Climate Action

Norway's massive sovereign-wealth fund sets net-zero goals

The embrace of net-zero targets has significantly increased in recent years.

The embrace of net-zero targets has significantly increased in recent years. Image: Carina Johansen/NTB Scanpix/via REUTERS

Spencer Feingold
Digital Editor, Public Engagement, World Economic Forum
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Sustainable Finance and Investment

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  • Norway's sovereign-wealth fund holds over $1.2 trillion in assets, making it one of the world's largest funds.
  • The fund is pushing the thousands of companies in its portfolio to reach net-zero emissions in the coming decades.
  • The move is part of a larger climate action plan in accordance with the Paris Agreement.

Norway's sovereign-wealth fund announced this week that it aims to have every company in its vast portfolio reach net-zero greenhouse gas emissions by 2050.

The fund, the Norges Bank Investment Management, is one of the world's largest sovereign-wealth funds, boasting over $1.2 trillion in assets. It holds a stake in more than 9,000 companies in 70 countries.

”Our goal is to be the world’s leading investor in terms of how climate risk is managed,” Nicolai Tangen, the fund’s CEO, said in a statement. “Our long-term return will depend on how the companies in our portfolio manage the transition to a zero emissions society.”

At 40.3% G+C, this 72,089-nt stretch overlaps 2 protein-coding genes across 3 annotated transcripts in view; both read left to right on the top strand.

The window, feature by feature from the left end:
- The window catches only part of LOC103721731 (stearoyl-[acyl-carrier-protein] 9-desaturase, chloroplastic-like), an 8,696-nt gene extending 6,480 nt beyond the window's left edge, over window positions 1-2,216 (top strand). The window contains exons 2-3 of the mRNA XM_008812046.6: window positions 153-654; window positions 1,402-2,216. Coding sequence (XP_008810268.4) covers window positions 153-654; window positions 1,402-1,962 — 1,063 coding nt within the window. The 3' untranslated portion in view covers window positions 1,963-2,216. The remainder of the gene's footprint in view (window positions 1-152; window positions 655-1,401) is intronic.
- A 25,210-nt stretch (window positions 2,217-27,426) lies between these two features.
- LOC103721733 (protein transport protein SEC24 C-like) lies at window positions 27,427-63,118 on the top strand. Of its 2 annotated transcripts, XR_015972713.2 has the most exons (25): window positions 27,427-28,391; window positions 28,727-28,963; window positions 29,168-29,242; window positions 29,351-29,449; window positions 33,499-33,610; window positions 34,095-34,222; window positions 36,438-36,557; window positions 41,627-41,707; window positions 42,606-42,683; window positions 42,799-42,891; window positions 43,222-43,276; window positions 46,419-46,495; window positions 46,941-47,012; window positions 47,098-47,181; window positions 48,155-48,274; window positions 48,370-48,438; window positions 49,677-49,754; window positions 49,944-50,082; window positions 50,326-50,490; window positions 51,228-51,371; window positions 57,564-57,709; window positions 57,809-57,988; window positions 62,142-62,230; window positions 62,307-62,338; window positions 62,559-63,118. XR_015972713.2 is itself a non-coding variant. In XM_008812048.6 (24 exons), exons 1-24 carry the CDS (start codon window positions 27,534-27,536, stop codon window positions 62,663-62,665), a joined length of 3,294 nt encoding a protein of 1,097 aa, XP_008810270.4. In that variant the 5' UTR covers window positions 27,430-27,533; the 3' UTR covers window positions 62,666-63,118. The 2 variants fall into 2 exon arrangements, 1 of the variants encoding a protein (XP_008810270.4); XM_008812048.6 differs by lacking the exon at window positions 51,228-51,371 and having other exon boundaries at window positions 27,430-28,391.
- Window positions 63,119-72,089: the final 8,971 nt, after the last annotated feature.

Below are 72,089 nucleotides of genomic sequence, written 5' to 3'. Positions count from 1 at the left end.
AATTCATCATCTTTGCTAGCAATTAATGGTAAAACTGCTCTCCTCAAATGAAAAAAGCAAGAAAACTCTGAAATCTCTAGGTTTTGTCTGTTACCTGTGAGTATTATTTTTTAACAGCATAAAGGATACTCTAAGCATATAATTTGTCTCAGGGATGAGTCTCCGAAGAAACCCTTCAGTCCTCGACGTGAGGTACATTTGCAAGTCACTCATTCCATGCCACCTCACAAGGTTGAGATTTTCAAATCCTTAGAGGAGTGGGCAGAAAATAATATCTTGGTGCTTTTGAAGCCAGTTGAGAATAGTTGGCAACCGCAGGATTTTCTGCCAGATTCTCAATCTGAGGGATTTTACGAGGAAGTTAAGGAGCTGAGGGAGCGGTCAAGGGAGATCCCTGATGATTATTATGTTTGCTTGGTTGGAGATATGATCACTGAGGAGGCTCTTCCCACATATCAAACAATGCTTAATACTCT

The announcement is part of a larger climate action plan that aims to get those companies in which the fund invests to operate in accordance with the Paris Agreement, a global commitment to combat the climate crisis. Experts maintain that global emissions need to reach net-zero by 2050 in order to keep global warming below 1.5°C compared to preindustrial levels—the primary goal of the Paris accord.

The Norwegian central bank, where Norway's sovereign-wealth fund is situated, in Oslo, Norway.
The Norwegian central bank, where Norway's sovereign-wealth fund is situated, in Oslo, Norway. Image: REUTERS/Gwladys Fouche/File Photo

Since its inception in the 1990s, Norway’s wealth fund has invested the country’s enormous oil and gas revenue widely across the world and across economic sectors. Today, the fund holds nearly 1.5% of all shares within listed companies globally.

"We set a target of net zero emissions by 2050 at the latest for all companies," said Carine Smith Ihenacho, the fund’s chief governance and compliance officer. "We will engage with the companies to reach this target by setting credible preliminary targets and creating plans to reduce their direct and indirect emissions of greenhouse gases."

The fund’s push for net-zero targets comes after the Norwegian government publicly urged the fund in April to adopt zero-emission goals.


How is the World Economic Forum facilitating the transition to clean energy?

The embrace of net-zero targets has significantly increased in recent years.

In July, the World Economic Forum unveiled a new Net-Zero Industry Tracker, which established robust tracking mechanisms to support the emergence of low-carbon industrial sectors by 2030.

Today, industrial sectors—namely steel, cement, oil and natural gas, among others—account for nearly 40% of global energy consumption and more than 30% of global greenhouse gas emissions. The tracker aims to help the high-carbon sectors reach net-zero by 2050.

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